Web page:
--Dan Santelli

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I agree with Dan–remakes of horror can be more successful than remakes in other genres. Since horror is usually reflective of the anxieties of the time in which the film is made, the remakes can be pretty cool- it's a chance to take the premise and see how it works in a different era. They Live is John Carpenter's 1988 takedown of Reagan's America, but looking back was awfully ahead of its time. It seems to almost have predicted the way the internet and social media would lead to group-think and function as a sort of mind control, against the background of growing class inequality. A gifted satirist and visual stylist could take that premise and update it for Trump's America, especially in light of the fact that Carpenter had to personally remind the neo-nazis that this is movie is not fucking made for them to enjoy.  -Andy Elijah

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I think horror has a good history with remakes (to follow-up on Gary's answer, I haven't watched the original Evil Dead in years because the first chunk of Evil Dead 2 remakes it so well that I don't need to), so my instinct is to honor that legacy with a remake of a remake and pick Invasion of the Body Snatchers. I love Don Siegel's original, Philip Kaufman's remake and Abel Ferrara's dramatically underrated Body Snatchers. The only one that totally fails is the 2007 Nicole Kidman/Daniel Craig remake, simply called Invasion because you can't make a gray, mumbly movie that takes itself too seriously and put the phrase "body snatchers" in its title. Let's go for a hat trick and get a third remake in the works. The paranoia in these things always gets me, and, recently, nobody's done that better than David Robert Mitchell did with It Follows. Get him or Green Room's Jeremy Saulnier, or anybody who knows how to really ratchet up tension, and you've got a winner.

Alex Rudolph

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Dan Scully and I previously discussed this topic on an episode of our podcast, I Like To Movie Movie, about Fright Night and its remake. I will repeat two of my suggestions here, as they cover the two different angles I think horror remakes can take, those being something that NEEDS a remake and something that SHOULD be remade. In the category of SHOULD, I would love to see someone make a new Scanners movie. Cronenberg's original is a favorite of mine and it's the kind of thing that you could go in a lot of different directions with. You could be beholden to the source material and just try to clean up some of the storytelling and improve the pace, or you could use only the premise and a select few set pieces to otherwise build out the world and create something that feels fresh, but apiece with the original. Something tells me there's a new relevance in a story about a private security firm that rounds specific people up to use as pawns in a political war.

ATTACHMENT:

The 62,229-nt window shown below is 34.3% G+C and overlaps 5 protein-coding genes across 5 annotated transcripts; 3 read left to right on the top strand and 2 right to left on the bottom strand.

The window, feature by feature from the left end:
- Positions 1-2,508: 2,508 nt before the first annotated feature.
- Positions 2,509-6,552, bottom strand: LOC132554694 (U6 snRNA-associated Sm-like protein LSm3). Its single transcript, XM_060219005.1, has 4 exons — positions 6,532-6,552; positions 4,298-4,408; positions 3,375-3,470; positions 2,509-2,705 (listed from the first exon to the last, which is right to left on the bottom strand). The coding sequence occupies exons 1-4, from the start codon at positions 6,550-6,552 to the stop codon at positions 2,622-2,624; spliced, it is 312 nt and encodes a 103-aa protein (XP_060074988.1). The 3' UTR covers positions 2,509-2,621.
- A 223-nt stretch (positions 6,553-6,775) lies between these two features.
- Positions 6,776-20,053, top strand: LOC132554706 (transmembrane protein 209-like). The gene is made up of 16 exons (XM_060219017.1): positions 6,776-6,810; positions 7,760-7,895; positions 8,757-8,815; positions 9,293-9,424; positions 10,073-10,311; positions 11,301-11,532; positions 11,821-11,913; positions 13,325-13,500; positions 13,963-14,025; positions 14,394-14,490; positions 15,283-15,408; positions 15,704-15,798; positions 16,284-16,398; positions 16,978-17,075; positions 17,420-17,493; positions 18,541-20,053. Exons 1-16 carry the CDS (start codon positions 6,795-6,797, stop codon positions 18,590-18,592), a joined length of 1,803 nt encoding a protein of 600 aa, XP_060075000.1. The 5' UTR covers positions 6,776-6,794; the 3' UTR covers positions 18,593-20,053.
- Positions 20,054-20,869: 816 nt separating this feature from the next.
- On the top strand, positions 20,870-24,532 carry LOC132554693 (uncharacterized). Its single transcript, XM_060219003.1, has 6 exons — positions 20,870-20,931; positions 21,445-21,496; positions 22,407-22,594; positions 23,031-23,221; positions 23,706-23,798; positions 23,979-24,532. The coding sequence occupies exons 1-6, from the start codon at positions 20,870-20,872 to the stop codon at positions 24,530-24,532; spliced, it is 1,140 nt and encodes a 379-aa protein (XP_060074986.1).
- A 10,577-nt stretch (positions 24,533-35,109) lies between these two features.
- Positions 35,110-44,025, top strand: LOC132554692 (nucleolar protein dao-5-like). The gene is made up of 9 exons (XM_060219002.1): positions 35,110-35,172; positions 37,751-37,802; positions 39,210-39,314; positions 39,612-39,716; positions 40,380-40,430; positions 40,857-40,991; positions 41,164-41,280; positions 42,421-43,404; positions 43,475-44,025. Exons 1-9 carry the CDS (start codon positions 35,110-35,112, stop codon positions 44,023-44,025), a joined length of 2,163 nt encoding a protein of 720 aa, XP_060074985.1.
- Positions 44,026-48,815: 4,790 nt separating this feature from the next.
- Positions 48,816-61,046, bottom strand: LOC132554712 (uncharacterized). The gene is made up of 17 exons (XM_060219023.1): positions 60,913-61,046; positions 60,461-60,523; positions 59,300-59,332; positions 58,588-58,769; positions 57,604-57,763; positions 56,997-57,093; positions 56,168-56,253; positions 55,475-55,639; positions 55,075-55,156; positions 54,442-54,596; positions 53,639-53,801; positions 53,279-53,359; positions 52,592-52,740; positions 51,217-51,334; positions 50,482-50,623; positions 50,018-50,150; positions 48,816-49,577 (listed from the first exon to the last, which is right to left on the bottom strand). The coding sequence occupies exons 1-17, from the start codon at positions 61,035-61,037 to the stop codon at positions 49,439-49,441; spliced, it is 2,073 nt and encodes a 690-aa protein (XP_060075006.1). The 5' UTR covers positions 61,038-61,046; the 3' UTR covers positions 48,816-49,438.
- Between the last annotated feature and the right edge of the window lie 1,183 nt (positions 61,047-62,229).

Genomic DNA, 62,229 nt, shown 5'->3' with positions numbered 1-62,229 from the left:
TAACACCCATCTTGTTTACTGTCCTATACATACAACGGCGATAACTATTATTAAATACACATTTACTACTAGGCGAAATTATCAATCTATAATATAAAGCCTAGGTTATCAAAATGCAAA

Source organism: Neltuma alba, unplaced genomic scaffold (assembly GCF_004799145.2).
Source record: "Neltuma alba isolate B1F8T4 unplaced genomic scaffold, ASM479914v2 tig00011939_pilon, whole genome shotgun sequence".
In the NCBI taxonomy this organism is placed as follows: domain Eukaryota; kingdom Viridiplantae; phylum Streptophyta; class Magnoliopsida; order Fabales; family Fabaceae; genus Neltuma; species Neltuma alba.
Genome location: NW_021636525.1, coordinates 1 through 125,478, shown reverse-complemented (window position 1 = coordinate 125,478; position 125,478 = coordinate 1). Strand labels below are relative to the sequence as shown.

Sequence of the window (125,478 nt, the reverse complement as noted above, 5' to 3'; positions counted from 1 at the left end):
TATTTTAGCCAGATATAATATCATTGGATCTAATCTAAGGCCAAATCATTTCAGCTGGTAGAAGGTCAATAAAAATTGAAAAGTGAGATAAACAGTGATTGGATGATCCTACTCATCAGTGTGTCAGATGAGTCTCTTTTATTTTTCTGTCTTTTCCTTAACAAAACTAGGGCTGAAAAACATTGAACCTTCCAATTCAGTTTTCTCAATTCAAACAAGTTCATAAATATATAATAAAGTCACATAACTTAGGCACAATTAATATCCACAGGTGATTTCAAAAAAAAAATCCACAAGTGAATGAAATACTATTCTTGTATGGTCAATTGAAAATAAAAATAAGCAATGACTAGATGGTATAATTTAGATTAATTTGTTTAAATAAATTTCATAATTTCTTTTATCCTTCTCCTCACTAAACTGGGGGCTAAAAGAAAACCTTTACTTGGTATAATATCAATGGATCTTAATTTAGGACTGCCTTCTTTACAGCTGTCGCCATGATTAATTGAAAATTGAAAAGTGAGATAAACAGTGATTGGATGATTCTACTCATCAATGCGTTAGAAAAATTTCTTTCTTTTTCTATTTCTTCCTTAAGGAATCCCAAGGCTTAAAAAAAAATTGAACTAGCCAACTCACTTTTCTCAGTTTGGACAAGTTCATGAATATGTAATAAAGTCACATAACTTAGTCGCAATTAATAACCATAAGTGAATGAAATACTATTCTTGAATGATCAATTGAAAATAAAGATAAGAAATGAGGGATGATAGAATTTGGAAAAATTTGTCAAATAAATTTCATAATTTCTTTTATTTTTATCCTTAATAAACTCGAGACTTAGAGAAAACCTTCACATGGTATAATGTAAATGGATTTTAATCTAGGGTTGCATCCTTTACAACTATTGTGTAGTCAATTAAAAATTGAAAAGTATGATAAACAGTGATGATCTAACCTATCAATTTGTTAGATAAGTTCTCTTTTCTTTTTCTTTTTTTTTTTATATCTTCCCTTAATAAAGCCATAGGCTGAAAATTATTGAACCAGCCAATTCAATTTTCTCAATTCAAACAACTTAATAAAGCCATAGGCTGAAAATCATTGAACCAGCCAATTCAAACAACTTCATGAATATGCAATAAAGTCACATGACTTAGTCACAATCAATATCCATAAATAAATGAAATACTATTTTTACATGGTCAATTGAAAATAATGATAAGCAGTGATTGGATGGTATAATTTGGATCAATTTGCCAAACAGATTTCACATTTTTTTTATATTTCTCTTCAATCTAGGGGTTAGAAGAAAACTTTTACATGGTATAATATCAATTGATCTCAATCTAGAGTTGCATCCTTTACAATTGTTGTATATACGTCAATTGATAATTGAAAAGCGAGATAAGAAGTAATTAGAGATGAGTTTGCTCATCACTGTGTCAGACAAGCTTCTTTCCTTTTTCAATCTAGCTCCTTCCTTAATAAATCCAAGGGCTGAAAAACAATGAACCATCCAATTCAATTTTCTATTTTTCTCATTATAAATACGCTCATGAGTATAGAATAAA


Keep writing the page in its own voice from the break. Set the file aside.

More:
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My other suggestion for a movie that NEEDS a remake would be From Hell. This is a movie that I don't like very much and don't think is very successful, either as its own movie, or as an adaptation of one of the most brilliant comic books I've ever read, Alan Moore's From Hell. I would like to see someone attempt to adapt that book again, but to really dig into the book. The movie we already got only loosely uses the premise of the book and otherwise is nothing like it, choosing to make it a who-done-it story about Jack The Ripper, where the book is very explicit about who The Ripper is from the jump, which allows them to include The Ripper as a character in the story. There are some moments in the book that are inherently cinematic which I've always wanted to see on the big screen, not to mention ample opportunity for tense sequences of horror and a philosophical approach to the meaning of each and every death. Once again, we also have a story here that I think would be very fitting for the world in 2018 - about a patriarchal society and the lengths some men will go to to ensure it stays that way.

Garrett Smith

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I only briefly touched on Nightmare on Elm Street 2: Freddy’s Revenge in my post about why this is the best horror franchise, but a remake of the second installment would be really interesting and effective. The film is (in)famous for its homophobic subtext, and bringing that to the forefront of this slasher movie would be a really fun twist. Or maybe updated for something as repressed right now as homosexuality was in the mid-1980s? There’s a lot of interesting ideas here around subconsciousness and identity to mine for a fresh take.

Ryan Silberstein

Cinema76 picks for the 2018 Philadelphia Film Festival